Those Who Have Never Heard the Gospel

What's going to happen to people who have never had an opportunity to believe in Jesus? Will they simply be condemned? All my life I've been taught that faith in Christ is the only path to a saving relationship with God. I still believe this, but the older I get the harder it becomes to dismiss troubling questions about the many wonderful people I've known who don't believe in Christ. And then there's the issue of the millions who have never even heard or understood the Gospel. Is it really possible that God will simply send all of them to hell? Isn't there some way of getting around this disturbing conclusion? I'm beginning to wonder if hell is even real.

Where hell is concerned, Jesus Himself leaves us with very little “wiggle room.” Anyone who has carefully read the Gospels knows that Christ was in earnest when He warned his disciples about the reality of what He called “Gehenna.” He spoke often and in dire terms about the “weeping and gnashing of teeth” of those who will be “cast into outer darkness” (see Matthew 8:12, 13:42, 22:13, 24:51, 25:30).

The Bible is equally clear about those who are doomed to inhabit this “outer darkness.” Either one’s name is written in the Lamb’s Book of Life or it isn’t (Revelation 20:12). There’s only one way to be sure that it is – namely, by placing one’s faith in Jesus Christ as Lord and Savior.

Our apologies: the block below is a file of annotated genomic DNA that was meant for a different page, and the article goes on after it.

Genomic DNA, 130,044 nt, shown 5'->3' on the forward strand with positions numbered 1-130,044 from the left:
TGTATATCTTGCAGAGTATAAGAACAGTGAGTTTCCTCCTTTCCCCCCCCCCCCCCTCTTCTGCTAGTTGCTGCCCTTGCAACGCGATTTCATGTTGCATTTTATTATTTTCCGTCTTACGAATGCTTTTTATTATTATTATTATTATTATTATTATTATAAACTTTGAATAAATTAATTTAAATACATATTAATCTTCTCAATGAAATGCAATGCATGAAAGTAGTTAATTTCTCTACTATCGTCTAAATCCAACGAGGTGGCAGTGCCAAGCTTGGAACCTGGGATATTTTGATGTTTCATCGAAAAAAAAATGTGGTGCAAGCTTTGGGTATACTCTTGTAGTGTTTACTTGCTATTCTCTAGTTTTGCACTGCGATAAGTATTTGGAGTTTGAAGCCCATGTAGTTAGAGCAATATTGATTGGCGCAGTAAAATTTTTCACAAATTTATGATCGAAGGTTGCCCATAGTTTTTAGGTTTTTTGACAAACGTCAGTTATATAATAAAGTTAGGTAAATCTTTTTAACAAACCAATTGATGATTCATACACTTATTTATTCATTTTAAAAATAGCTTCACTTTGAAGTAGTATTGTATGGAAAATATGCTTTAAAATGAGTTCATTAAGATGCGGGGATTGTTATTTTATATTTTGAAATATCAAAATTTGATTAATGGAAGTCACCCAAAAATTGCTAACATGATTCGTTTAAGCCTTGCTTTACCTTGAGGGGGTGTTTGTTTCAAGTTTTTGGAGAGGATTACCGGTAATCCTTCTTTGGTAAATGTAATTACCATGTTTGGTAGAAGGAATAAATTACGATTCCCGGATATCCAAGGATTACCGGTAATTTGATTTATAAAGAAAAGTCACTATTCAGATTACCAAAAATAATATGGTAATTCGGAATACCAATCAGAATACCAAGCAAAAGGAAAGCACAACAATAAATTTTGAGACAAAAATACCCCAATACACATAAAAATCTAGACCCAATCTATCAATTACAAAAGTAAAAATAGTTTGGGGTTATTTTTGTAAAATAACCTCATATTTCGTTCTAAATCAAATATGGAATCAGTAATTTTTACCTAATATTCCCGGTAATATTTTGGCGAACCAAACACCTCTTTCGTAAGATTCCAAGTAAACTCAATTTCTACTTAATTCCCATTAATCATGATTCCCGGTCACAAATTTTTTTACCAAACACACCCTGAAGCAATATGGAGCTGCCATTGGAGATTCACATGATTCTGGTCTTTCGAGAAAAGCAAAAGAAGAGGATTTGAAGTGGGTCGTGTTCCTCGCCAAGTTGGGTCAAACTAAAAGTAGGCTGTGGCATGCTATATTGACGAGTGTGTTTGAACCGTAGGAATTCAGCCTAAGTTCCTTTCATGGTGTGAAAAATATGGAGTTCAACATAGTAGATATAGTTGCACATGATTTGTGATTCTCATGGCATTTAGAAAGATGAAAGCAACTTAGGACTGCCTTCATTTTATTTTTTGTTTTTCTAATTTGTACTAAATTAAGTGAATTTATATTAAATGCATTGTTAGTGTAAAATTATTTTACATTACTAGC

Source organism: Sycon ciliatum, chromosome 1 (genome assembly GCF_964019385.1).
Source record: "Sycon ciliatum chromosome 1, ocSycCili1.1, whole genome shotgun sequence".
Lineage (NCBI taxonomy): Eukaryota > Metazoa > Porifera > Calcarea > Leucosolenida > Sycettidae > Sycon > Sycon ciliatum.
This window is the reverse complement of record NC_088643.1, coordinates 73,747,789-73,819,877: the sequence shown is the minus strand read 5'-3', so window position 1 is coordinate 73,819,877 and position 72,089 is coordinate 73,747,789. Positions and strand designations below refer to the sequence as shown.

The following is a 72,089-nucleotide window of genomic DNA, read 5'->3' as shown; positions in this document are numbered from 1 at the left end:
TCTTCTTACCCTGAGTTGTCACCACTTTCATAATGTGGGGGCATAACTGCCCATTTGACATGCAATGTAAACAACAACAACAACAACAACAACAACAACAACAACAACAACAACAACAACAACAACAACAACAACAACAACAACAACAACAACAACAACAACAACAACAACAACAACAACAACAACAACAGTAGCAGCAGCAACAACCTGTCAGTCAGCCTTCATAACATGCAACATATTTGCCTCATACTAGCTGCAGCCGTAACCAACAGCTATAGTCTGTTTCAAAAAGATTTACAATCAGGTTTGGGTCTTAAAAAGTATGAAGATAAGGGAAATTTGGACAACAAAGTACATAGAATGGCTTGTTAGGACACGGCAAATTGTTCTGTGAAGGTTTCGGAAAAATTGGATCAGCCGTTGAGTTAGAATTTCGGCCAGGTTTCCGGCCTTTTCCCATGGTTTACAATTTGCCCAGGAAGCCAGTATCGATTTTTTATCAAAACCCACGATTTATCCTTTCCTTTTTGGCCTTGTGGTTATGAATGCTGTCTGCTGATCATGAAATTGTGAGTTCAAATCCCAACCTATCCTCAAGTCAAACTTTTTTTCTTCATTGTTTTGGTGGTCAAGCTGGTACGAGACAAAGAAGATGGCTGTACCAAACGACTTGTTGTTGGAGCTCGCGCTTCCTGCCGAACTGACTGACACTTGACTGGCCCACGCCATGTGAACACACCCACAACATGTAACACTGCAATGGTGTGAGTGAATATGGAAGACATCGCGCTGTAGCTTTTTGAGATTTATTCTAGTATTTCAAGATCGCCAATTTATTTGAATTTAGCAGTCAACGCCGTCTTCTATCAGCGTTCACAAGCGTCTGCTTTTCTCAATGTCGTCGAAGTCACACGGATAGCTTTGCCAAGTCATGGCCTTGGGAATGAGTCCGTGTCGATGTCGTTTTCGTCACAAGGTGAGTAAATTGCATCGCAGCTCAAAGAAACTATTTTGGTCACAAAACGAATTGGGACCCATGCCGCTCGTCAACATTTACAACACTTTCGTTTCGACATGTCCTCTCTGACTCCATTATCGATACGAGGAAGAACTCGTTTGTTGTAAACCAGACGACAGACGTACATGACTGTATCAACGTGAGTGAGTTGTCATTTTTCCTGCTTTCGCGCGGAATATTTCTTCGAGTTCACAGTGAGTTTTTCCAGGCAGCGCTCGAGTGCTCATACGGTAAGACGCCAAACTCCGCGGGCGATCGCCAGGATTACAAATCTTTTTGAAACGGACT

You may think this message is narrow and exclusive. But it’s central to the Christian Gospel. “Nor is there salvation in any other,” says Peter in his sermon on the day of Pentecost, “for there is no other name under heaven given among men by which we must be saved” (Acts 4:12). “There is one God,” writes the apostle Paul, “and one Mediator between God and men, the Man Christ Jesus, who gave Himself a ransom for all …” (I Timothy 2:5, 6). Jesus Himself made the following astonishing claim: “I am the way, the truth, and the life. No one comes to the Father except through Me” (John 14:6).

But what about those who have never heard the name of Jesus? This is where we have to cling to the idea that God is infinitely merciful and loving. He is kind and compassionate as well as holy and just. “Shall not the Judge of all the earth do right?” asks Abraham in Genesis 18:25. We can answer without the slightest hesitation: yes, He most certainly will.

We must also keep in mind one unpleasant fact. The Bible says that each one of us has sinned (Romans 3:23) or rebelled against our Creator. Because of this we all deserve eternal separation from Him (Romans 6:23). It’s not the doctrine of hell that should shock us. It’s the astounding thought that anybody at all can expect to be saved. That’s what makes the offer of the Gospel so incredibly amazing. That’s why we should be diligent in sharing the Good News with our neighbors next door as well as with those halfway around the world (Romans 10: 14-15).

If you’d like to discuss this subject at greater length, call us. Focus on the Family has a staff of pastoral counselors who would love to speak with you over the phone.


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